ABC'S "The Bachelor" Is An Unrealistic Representation of Women in America And Isn't Truly Celebrating Diversity
Entertainment

ABC'S 'The Bachelor' Is An Unrealistic Representation Of Women In America, There's No Diversity

ABC needs to change some things up to promote confidence and inclusion.

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First of all, I should say that I LOVE "The Bachelor" and "The Bachelorette" and have been watching for many years with my mom and rooting for the best matches.

However, after "The Bachelorette's" recent 21st season finale, I can't stop wondering why each cast consists of the same type of people: thin, fit, and seemingly flawless.

Each person that emerges from the limo on premiere night are no more than size fours and the men have perfectly tailored suits and abs. Sure, it's nice to look at, but it isn't realistic OR diverse, as "The Bachelor" has claimed to cast.

Secondly, it took "The Bachelorette" 13 whole seasons to cast a woman of color, Rachel Lindsay. In our society, that shouldn't be acceptable. People are always looking for more diversity and inclusion, and it isn't fair that a show that receives close to 8 million viewers in a single season doesn't cast more women of color, curvy women, athletic women, or women that have lost a limb or are in a wheelchair.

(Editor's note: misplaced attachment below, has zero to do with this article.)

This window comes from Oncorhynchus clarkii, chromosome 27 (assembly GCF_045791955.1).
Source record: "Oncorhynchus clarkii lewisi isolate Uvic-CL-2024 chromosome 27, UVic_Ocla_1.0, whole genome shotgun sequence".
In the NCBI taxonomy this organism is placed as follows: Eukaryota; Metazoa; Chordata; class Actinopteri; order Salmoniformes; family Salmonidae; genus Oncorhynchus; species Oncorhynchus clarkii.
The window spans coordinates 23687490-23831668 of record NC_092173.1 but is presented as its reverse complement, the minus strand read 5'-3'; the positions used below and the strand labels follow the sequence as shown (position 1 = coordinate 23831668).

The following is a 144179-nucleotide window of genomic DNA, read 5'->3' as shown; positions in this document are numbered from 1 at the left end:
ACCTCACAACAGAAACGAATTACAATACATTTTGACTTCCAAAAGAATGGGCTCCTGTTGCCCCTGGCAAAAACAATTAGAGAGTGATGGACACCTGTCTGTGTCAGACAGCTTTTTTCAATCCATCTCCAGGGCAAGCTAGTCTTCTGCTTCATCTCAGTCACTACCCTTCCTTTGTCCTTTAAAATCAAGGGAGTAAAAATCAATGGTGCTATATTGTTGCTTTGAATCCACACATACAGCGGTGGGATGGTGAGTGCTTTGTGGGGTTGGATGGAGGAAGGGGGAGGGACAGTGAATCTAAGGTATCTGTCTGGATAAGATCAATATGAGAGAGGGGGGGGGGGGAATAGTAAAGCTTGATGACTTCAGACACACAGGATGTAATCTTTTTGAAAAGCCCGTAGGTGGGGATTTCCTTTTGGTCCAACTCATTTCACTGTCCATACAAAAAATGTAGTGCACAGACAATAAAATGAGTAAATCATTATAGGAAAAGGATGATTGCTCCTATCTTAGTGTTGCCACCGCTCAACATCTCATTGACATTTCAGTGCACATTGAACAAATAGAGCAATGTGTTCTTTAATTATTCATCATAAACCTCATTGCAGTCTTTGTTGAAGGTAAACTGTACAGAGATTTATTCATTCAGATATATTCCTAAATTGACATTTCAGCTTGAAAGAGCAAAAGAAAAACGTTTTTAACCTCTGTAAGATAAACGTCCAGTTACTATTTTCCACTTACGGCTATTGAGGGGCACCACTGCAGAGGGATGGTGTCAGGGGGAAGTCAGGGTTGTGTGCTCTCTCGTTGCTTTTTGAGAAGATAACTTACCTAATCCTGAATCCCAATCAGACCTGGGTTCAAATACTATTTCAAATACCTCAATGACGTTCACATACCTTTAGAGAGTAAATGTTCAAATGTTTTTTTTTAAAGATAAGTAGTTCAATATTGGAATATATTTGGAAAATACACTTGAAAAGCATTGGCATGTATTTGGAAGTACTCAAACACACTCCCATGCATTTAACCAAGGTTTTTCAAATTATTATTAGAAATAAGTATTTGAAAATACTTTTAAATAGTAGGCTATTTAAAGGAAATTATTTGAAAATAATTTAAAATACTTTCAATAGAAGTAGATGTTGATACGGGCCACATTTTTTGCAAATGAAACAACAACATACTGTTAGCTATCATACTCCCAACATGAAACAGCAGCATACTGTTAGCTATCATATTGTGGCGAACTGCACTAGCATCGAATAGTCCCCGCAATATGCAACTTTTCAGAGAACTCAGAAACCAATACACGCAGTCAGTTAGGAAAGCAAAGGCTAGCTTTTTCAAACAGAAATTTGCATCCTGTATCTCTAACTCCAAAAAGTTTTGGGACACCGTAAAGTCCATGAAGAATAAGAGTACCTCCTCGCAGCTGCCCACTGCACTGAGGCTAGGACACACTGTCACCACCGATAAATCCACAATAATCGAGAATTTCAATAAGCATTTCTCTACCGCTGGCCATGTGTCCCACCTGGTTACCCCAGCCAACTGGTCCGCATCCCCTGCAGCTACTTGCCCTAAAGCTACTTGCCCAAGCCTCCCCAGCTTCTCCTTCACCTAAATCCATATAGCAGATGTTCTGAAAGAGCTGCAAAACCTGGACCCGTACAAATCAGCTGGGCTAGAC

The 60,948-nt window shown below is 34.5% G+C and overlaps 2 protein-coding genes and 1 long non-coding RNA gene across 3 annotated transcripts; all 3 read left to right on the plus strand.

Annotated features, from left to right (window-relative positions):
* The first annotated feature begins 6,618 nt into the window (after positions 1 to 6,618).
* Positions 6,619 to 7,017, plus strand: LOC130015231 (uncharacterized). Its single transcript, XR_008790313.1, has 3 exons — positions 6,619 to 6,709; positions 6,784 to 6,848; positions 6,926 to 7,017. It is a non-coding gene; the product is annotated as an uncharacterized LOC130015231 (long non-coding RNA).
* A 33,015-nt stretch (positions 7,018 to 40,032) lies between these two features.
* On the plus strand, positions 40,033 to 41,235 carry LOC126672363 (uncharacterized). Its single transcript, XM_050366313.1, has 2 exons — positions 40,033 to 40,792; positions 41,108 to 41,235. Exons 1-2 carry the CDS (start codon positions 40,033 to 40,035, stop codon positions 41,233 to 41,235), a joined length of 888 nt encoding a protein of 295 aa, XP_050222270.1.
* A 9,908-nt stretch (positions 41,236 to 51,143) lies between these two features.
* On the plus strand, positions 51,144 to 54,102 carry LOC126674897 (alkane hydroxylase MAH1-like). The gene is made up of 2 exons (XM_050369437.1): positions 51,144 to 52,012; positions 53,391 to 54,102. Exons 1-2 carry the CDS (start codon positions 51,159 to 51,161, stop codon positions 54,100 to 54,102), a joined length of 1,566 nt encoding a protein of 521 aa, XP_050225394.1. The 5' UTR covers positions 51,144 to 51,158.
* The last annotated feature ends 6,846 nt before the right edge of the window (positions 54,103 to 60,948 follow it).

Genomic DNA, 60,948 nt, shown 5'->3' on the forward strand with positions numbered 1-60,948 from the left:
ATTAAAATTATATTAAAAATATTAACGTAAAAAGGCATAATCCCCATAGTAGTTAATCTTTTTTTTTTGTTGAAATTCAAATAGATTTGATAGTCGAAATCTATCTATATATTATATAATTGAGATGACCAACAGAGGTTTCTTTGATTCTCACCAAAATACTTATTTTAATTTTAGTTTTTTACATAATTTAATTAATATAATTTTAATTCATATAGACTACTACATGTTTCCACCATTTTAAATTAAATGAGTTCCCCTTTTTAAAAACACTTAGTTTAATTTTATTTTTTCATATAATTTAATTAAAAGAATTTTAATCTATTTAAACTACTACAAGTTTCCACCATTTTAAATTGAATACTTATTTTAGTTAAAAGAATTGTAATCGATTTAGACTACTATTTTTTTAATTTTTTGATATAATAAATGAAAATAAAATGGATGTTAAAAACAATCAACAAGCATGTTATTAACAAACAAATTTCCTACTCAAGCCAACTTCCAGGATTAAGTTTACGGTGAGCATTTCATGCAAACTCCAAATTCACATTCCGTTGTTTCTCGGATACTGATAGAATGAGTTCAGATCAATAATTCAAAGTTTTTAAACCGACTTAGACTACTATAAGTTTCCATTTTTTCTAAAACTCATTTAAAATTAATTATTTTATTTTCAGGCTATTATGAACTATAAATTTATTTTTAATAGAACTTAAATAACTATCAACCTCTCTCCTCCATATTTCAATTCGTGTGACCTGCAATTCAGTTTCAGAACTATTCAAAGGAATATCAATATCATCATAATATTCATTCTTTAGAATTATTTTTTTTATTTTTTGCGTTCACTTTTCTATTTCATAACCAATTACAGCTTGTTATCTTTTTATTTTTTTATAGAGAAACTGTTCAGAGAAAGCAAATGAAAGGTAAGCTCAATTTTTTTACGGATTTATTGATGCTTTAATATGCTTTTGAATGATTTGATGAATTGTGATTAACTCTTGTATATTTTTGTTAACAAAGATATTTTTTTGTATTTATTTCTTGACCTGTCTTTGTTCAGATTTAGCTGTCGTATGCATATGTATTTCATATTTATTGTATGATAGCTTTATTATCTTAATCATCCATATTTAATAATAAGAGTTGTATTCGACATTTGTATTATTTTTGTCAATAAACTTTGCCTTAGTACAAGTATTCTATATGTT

"The Bachelor" casts an unrealistic portrayal of beauty and the next season should cast real women who are different sizes, builds, and colors like the example that Miss America 2.0 has set. That is, focusing on a woman's personality and intellect, not JUST her looks.

The national average size of women in America is a size 16, according to this article from "TODAY". This size is not unhealthy, as curvy models such as Ashley Graham show. Many women maintain a healthy lifestyle but not all of them are stick-thin.

This idea also applies to women who have disabilities. This should not be a limitation in casting for these shows. It would be a groundbreaking move on ABC's part to really show women we can relate to and to prove that a man could fall in love with a woman beyond her physical beauty.

This could also promote a woman's confidence to have an amazing experience of wearing beautiful gowns and traveling the world.

If all this is true, then why won't "The Bachelor" cast more diversely?

A lot of people speculate that it's because of who "The Bachelor" actually is and what his tastes are. The same goes for "The Bachelorette" and her preferences.

It's fair that preferences vary from person to person but is every contestant so narrow-minded that they would only consider abs and perfectly toned women?

While both shows have tried to throw in a diverse cast member, their tactics fail because it's usually only one curvy woman or a few women of color. The show-runners should be open to contestants that are more than their looks, and fall for them based on their humor and their ability to make a great partner.

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This article has not been reviewed by Odyssey HQ and solely reflects the ideas and opinions of the creator.
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